The crucial lesson, then, that any prospective government must take from this - and that we voters must seriously take into account too - is that short term measures designed to stimulate the economy are doomed to failure.  Not only that, but if they lead to increases in government debt, the resulting higher taxes will weigh down our economy, make even more subdued those occasional rebounds which would otherwise occur, and leave us unable to take advantage of the upturn when it eventually comes.

And finally...



The choice we face is between a steady recovery under the 'XX Party' and a double-dip recession under the 'YY Party'


The true risks for either party lie between a renewed downturn with high interest rates and a renewed downturn with low interest rates.



OK, I accept he may have numerous admirable qualities, but what I really cannot forgive Gordon Brown for is his failure as Chancellor to foresee or to prepare for even a modest downturn in our economic fortunes.

Government borrowing rose steeply into 2007, as he spent like water on public services and saw no need to cut the level of government debt.  But you didn't need to believe as I did that a depression was coming to wonder if the good times could really carry on in perpetuity as he ("we will never return to the old boom and bust!") seemed to assume.  Don't you think a sensible steward of the economy would have used at least some of the past decade's unprecedented bounty of growth to fix our financial roof, pay off some of the debt and prepare us for that inevitable rainy day?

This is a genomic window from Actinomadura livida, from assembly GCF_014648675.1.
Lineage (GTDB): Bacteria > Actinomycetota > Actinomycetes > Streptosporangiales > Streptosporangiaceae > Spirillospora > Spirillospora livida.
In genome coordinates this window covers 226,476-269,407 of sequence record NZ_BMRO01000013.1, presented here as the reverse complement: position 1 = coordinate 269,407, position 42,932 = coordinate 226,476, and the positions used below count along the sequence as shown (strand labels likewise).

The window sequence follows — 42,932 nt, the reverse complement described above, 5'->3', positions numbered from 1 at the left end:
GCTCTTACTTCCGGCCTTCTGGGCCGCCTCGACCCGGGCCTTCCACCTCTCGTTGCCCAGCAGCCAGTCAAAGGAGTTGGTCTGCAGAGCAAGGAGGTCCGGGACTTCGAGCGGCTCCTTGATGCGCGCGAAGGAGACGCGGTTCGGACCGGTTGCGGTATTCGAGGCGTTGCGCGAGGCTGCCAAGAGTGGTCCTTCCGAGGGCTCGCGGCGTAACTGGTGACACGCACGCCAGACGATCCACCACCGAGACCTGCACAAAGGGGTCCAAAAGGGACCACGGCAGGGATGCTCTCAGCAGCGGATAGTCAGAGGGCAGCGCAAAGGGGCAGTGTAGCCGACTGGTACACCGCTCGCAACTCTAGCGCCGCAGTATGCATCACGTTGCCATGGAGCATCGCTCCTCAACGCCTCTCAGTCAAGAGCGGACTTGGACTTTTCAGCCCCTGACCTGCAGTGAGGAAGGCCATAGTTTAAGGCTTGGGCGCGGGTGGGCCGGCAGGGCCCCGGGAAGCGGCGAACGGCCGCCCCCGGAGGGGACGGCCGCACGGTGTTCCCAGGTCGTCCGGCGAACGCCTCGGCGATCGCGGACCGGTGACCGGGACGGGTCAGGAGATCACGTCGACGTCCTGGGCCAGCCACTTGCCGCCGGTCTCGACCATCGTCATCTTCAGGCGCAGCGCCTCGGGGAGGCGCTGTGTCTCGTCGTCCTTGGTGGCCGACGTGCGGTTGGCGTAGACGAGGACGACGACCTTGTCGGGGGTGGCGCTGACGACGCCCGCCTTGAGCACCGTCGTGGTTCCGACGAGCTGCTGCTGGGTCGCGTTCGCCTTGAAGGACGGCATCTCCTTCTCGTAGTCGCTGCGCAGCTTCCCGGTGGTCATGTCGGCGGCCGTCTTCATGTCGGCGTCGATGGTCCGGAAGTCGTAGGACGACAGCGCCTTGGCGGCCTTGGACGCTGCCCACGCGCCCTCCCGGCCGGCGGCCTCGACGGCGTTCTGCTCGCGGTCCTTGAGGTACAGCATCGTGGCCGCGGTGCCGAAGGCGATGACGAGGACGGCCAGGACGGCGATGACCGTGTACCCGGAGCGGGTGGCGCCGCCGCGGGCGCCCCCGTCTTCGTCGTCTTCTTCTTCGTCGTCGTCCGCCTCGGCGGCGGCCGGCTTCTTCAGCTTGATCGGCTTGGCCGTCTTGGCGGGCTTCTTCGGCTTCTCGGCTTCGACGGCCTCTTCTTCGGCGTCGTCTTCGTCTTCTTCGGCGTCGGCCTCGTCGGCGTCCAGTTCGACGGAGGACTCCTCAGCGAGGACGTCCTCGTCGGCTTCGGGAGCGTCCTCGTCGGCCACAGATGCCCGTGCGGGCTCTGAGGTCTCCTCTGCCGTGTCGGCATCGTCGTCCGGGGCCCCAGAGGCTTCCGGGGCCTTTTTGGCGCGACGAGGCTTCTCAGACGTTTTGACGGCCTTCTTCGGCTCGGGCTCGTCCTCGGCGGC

But Gordon fell into the classic trap of those who've been in power too long: he began to believe his own propaganda.

Recently he has continued to, shall we say, flambé the statistical actualité in front of the Chilcott Committee on Iraq and in a recent speech on immigration.  Surrounded for so long by sycophants, he seems to have been overcome by a sense of infallibility in which he subconsciously assumes that, because he says something, it must be true.  Happened to Margaret Thatcher, happened to Tony Blair.  Hmm.

So far, so psychobabblogical, but the consequence of his hubris was real: thanks to the devastation wreaked by the financial crisis and the vast sums thrown at the banks, he has left us with a government balance sheet hock deep in debt with absolutely no room for manoevre, and an incoming government which has to slash to the bone the very services Brown (and we!) worked for ten years to improve - all to avoid a catastrophe in the bond markets.